A review by The Week magazine of the book “Nerds” notes the term was used by Dr. Seuss in one of his books in 1950.
“Its actual definition has had shifting boundaries, says book author child psychologist David Anderegg.
“Today it connotes ’some combination of school success, interest in precision, un-self-consciousness, closeness to adults, and interest in fantasy.’
“The lack of self-consciousness particularly unnerves other people, Anderegg says. It makes the rest of us feel obliged to keep informing the nerds that they’re nerdy.”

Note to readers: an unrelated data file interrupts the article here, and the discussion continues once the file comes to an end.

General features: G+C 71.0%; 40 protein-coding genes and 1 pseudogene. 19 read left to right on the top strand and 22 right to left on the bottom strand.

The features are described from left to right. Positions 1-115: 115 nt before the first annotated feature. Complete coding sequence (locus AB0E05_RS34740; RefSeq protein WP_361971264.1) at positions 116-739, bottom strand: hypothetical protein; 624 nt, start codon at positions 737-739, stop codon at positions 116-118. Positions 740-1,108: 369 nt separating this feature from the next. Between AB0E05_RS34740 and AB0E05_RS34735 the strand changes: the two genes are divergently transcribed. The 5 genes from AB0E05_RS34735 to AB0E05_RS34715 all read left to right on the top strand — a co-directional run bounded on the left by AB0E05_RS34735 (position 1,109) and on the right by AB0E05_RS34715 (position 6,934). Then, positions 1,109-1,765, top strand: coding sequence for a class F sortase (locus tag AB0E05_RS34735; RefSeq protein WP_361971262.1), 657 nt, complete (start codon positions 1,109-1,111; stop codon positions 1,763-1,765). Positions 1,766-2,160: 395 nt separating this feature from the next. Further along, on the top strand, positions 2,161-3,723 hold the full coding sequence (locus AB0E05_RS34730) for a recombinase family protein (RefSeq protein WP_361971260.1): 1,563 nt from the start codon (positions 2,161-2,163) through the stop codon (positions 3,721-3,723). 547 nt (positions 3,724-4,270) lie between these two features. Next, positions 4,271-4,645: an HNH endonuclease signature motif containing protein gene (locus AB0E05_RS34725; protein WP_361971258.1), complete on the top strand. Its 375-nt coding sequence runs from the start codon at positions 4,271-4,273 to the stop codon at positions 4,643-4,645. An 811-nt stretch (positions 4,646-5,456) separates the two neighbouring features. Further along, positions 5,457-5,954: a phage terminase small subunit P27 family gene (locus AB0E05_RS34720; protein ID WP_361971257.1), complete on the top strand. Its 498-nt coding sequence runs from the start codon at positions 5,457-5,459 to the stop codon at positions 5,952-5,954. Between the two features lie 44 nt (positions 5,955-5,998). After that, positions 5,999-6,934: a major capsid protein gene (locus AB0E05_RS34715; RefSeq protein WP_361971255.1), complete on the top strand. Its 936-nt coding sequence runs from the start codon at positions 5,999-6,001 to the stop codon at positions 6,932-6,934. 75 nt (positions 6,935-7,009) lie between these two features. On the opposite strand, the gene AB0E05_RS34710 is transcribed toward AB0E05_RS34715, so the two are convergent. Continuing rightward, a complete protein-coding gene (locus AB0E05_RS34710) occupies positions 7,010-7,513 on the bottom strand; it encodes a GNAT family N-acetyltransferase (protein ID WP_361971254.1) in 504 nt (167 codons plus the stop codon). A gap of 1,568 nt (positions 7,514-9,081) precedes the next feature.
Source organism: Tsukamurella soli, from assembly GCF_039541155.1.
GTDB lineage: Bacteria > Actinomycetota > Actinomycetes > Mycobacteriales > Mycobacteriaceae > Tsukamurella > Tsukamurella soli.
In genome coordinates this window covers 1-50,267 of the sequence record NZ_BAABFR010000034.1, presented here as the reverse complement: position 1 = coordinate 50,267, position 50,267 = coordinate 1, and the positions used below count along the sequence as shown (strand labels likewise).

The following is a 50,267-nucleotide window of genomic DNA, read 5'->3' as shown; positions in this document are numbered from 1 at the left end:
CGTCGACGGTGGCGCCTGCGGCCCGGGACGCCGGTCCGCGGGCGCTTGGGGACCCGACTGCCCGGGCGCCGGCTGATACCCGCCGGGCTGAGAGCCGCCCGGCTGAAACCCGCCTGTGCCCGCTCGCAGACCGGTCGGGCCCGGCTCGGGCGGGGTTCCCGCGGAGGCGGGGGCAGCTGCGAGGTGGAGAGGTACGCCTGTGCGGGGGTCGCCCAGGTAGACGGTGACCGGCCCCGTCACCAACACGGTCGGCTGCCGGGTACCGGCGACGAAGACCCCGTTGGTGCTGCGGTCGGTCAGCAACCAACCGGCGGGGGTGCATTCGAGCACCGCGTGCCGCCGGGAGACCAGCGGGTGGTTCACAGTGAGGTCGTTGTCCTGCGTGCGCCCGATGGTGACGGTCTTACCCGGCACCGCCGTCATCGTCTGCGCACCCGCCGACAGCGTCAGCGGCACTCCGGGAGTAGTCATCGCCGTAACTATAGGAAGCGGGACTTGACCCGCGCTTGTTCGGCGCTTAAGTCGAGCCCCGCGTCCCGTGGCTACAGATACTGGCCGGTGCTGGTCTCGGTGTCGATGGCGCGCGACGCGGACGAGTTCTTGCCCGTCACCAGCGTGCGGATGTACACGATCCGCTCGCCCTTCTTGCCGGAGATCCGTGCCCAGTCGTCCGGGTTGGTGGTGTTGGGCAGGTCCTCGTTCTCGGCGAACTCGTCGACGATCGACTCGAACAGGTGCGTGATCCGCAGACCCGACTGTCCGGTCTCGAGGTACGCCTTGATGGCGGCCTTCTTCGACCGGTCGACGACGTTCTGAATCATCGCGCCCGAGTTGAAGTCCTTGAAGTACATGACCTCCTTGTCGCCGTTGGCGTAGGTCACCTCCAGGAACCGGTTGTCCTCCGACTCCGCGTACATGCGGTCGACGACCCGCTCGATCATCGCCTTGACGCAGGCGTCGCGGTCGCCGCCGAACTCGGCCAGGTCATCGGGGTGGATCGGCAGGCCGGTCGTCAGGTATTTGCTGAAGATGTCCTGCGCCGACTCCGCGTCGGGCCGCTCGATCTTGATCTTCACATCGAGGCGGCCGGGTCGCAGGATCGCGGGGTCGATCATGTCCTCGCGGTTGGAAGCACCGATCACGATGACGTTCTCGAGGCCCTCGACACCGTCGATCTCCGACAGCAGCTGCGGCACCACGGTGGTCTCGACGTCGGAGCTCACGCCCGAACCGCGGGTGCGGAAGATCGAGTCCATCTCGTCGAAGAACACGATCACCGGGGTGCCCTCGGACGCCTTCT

Negative views of intellectuals and artists have often been perpetuated by movies.
Writer John Clark used the film “The Royal Tenenbaums” (2001) as an example of the stereotype that geniuses “must be miserable, nearly always troubled. That way, we can feel better about ourselves.
“In Hollywood, you can never be too rich or too thin, but you can be too smart. It’s OK to have a beautiful face. It’s not OK to have a beautiful mind.”
Article publié pour la première fois le 12/12/2014